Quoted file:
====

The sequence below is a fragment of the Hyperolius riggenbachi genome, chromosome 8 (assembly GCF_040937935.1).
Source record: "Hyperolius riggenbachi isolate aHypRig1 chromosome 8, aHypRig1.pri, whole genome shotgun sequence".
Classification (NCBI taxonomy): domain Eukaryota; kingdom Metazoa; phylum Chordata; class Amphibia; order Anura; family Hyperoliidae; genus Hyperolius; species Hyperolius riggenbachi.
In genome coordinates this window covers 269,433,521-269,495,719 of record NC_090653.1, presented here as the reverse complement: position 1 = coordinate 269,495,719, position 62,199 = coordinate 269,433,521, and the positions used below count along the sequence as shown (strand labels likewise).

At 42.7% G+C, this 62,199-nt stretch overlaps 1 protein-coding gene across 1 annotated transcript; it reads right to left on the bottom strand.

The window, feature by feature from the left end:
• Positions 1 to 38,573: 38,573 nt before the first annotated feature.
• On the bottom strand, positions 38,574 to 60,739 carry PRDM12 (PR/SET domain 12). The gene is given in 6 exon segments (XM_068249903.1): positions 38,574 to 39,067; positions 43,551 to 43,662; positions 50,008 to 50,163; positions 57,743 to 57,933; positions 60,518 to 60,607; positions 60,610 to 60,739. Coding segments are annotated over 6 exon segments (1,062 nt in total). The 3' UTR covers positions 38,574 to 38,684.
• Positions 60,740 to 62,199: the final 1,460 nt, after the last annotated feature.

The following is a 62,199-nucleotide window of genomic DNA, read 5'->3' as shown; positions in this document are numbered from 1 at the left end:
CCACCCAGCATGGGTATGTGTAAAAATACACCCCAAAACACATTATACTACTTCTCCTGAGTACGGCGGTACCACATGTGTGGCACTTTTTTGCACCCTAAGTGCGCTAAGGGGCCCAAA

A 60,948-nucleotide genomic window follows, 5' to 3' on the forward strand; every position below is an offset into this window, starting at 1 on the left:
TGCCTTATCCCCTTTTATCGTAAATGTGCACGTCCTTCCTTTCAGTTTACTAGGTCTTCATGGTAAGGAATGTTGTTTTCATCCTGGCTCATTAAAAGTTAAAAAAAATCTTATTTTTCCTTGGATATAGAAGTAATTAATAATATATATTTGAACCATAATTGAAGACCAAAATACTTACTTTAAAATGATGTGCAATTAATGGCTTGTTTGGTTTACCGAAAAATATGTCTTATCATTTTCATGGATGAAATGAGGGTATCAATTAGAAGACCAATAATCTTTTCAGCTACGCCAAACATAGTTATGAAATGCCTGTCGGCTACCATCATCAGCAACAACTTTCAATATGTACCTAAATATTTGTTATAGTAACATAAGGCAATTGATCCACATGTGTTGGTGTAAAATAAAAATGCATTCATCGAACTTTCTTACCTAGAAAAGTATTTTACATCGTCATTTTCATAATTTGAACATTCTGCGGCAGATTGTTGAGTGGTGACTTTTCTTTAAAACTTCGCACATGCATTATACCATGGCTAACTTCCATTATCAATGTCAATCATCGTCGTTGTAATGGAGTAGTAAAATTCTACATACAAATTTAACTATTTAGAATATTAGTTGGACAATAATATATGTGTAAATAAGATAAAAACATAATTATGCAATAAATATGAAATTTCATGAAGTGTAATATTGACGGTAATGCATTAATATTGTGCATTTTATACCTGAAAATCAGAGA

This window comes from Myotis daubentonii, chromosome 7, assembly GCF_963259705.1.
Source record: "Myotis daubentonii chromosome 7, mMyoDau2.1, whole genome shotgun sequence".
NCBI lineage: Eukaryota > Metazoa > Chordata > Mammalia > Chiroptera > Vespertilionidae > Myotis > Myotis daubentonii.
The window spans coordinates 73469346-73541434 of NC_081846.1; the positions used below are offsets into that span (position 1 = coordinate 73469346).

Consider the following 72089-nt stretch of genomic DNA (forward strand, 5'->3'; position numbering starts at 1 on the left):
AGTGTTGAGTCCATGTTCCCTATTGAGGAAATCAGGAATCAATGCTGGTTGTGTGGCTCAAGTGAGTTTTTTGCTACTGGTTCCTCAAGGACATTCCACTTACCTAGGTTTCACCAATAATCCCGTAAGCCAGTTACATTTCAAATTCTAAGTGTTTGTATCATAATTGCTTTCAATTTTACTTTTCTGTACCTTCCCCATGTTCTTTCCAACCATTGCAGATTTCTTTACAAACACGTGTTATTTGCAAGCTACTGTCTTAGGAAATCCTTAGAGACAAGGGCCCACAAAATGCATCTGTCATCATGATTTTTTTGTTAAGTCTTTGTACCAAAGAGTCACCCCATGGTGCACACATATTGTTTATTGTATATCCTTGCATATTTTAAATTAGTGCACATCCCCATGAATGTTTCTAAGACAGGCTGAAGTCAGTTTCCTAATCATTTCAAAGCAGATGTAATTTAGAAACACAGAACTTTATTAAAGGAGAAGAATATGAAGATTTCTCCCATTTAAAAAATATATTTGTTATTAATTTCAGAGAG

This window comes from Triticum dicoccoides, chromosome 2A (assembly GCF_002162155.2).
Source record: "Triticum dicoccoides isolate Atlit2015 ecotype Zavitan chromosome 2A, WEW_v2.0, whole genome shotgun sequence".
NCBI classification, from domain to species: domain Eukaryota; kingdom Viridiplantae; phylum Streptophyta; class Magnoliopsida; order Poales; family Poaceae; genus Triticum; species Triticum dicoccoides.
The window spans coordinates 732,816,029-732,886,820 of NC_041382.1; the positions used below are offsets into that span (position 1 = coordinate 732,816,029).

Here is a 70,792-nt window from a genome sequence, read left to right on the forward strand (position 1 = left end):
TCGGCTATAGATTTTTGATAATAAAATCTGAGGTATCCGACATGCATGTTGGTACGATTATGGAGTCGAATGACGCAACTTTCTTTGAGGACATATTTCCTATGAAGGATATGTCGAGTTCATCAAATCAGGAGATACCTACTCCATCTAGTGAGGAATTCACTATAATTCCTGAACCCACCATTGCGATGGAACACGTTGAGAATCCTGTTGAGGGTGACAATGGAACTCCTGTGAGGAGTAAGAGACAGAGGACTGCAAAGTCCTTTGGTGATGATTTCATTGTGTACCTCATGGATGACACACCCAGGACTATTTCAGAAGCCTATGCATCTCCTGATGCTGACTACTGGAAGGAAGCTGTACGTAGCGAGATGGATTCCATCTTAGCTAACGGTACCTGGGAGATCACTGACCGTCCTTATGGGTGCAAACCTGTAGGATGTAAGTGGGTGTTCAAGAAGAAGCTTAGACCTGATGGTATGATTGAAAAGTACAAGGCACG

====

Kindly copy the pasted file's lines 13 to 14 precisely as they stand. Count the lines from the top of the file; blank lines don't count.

TGCCTTATCCCCTTTTATCGTAAATGTGCACGTCCTTCCTTTCAGTTTACTAGGTCTTCATGGTAAGGAATGTTGTTTTCATCCTGGCTCATTAAAAGTTAAAAAAAATCTTATTTTTCCTTGGATATAGAAGTAATTAATAATATATATTTGAACCATAATTGAAGACCAAAATACTTACTTTAAAATGATGTGCAATTAATGGCTTGTTTGGTTTACCGAAAAATATGTCTTATCATTTTCATGGATGAAATGAGGGTATCAATTAGAAGACCAATAATCTTTTCAGCTACGCCAAACATAGTTATGAAATGCCTGTCGGCTACCATCATCAGCAACAACTTTCAATATGTACCTAAATATTTGTTATAGTAACATAAGGCAATTGATCCACATGTGTTGGTGTAAAATAAAAATGCATTCATCGAACTTTCTTACCTAGAAAAGTATTTTACATCGTCATTTTCATAATTTGAACATTCTGCGGCAGATTGTTGAGTGGTGACTTTTCTTTAAAACTTCGCACATGCATTATACCATGGCTAACTTCCATTATCAATGTCAATCATCGTCGTTGTAATGGAGTAGTAAAATTCTACATACAAATTTAACTATTTAGAATATTAGTTGGACAATAATATATGTGTAAATAAGATAAAAACATAATTATGCAATAAATATGAAATTTCATGAAGTGTAATATTGACGGTAATGCATTAATATTGTGCATTTTATACCTGAAAATCAGAGA

This window comes from Myotis daubentonii, chromosome 7, assembly GCF_963259705.1.